Get rid of it! All of it!

Note: Please sell or donate before throwing away. Unless it’s like underwear… or broken sneakers… or dish rags… throw that shit out (in the proper receptacle, of course). It’s rude to assume other people want that gross stuff. Every item we’ve gotten rid of has pushed us closer to our goal of independence on the road. Every item you do away with will give you that same sense of freedom – one step closer to a life without baggage.


150152_10152698852070371_244688347_nSustainability is not synonymous with sacrifice. 

Living an eco-concious life does not have to mean spending lots of money and it does not need to imply a life void of happiness and comfort. Rather, I believe, by becoming a more sustainable citizen of this world you can actually improve your life. Getting outside, eating real food, taking time for yourself, and paying attention to how your actions affect the world around you – these are activities that are proven to improve health and increase happiness. And they don’t have to break the bank. They are the building blocks for a great life.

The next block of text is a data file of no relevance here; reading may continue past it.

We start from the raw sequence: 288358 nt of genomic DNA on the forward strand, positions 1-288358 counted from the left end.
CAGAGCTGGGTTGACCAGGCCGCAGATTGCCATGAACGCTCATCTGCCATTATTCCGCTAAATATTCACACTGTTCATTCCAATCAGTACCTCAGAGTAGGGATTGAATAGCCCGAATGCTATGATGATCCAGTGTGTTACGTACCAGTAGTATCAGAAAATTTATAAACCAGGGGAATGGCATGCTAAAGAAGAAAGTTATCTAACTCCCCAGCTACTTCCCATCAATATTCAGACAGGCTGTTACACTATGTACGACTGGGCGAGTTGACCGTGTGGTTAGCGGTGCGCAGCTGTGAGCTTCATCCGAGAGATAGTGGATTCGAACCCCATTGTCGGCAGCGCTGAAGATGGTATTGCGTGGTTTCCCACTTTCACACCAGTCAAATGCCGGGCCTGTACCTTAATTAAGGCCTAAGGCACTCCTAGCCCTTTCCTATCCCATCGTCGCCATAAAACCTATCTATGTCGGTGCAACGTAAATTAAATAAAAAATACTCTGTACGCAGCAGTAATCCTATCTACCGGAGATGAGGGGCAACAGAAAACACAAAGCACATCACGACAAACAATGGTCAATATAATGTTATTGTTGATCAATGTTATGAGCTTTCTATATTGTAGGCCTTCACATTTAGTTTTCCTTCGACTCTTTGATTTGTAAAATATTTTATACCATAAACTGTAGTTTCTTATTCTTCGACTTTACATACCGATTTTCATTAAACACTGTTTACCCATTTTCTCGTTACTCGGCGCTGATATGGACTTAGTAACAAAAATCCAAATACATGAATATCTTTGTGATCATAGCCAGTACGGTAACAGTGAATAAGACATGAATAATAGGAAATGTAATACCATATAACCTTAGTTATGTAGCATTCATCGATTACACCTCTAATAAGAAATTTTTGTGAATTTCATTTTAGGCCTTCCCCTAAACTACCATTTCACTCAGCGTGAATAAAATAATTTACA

I’m 20-something. I’m broke. I care about the world around me and I know I can do something about it. I’m learning to live a sustainable, meaningful, great life – one step at a time… and sharing with you stories and tips on how you can do the same!

START HERE for “great life” definition and tips on how to achieve one.

I hope you enjoy my writings and, please, leave comments! I love a good conversation.

best, e.